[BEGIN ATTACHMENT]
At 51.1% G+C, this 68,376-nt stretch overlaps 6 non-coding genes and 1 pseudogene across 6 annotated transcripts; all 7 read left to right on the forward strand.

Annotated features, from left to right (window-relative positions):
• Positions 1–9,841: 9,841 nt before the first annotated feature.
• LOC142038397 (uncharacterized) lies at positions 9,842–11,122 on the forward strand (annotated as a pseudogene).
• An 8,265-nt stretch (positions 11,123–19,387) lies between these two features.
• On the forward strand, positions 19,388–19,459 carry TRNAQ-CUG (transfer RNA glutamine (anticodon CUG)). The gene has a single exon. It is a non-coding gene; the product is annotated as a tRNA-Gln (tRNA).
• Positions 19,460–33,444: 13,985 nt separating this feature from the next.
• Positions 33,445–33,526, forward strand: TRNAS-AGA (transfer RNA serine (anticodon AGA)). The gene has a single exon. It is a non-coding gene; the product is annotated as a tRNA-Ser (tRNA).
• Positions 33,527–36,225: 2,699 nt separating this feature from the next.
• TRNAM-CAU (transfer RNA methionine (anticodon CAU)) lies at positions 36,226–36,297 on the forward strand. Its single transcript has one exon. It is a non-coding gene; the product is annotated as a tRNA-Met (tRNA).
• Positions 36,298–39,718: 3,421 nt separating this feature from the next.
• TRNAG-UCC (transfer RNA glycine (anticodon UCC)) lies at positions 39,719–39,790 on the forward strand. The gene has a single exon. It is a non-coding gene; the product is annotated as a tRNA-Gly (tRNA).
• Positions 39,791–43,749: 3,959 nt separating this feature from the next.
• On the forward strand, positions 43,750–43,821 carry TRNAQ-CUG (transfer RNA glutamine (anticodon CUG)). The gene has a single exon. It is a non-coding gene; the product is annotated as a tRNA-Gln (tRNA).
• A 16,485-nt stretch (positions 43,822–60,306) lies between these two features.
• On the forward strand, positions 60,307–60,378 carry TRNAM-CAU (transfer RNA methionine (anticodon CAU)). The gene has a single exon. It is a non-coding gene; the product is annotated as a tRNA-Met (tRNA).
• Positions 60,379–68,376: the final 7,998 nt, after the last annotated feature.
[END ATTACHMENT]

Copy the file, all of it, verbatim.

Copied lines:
At 51.1% G+C, this 68,376-nt stretch overlaps 6 non-coding genes and 1 pseudogene across 6 annotated transcripts; all 7 read left to right on the forward strand.

Annotated features, from left to right (window-relative positions):
• Positions 1–9,841: 9,841 nt before the first annotated feature.
• LOC142038397 (uncharacterized) lies at positions 9,842–11,122 on the forward strand (annotated as a pseudogene).
• An 8,265-nt stretch (positions 11,123–19,387) lies between these two features.
• On the forward strand, positions 19,388–19,459 carry TRNAQ-CUG (transfer RNA glutamine (anticodon CUG)). The gene has a single exon. It is a non-coding gene; the product is annotated as a tRNA-Gln (tRNA).
• Positions 19,460–33,444: 13,985 nt separating this feature from the next.
• Positions 33,445–33,526, forward strand: TRNAS-AGA (transfer RNA serine (anticodon AGA)). The gene has a single exon. It is a non-coding gene; the product is annotated as a tRNA-Ser (tRNA).
• Positions 33,527–36,225: 2,699 nt separating this feature from the next.
• TRNAM-CAU (transfer RNA methionine (anticodon CAU)) lies at positions 36,226–36,297 on the forward strand. Its single transcript has one exon. It is a non-coding gene; the product is annotated as a tRNA-Met (tRNA).
• Positions 36,298–39,718: 3,421 nt separating this feature from the next.
• TRNAG-UCC (transfer RNA glycine (anticodon UCC)) lies at positions 39,719–39,790 on the forward strand. The gene has a single exon. It is a non-coding gene; the product is annotated as a tRNA-Gly (tRNA).
• Positions 39,791–43,749: 3,959 nt separating this feature from the next.
• On the forward strand, positions 43,750–43,821 carry TRNAQ-CUG (transfer RNA glutamine (anticodon CUG)). The gene has a single exon. It is a non-coding gene; the product is annotated as a tRNA-Gln (tRNA).
• A 16,485-nt stretch (positions 43,822–60,306) lies between these two features.
• On the forward strand, positions 60,307–60,378 carry TRNAM-CAU (transfer RNA methionine (anticodon CAU)). The gene has a single exon. It is a non-coding gene; the product is annotated as a tRNA-Met (tRNA).
• Positions 60,379–68,376: the final 7,998 nt, after the last annotated feature.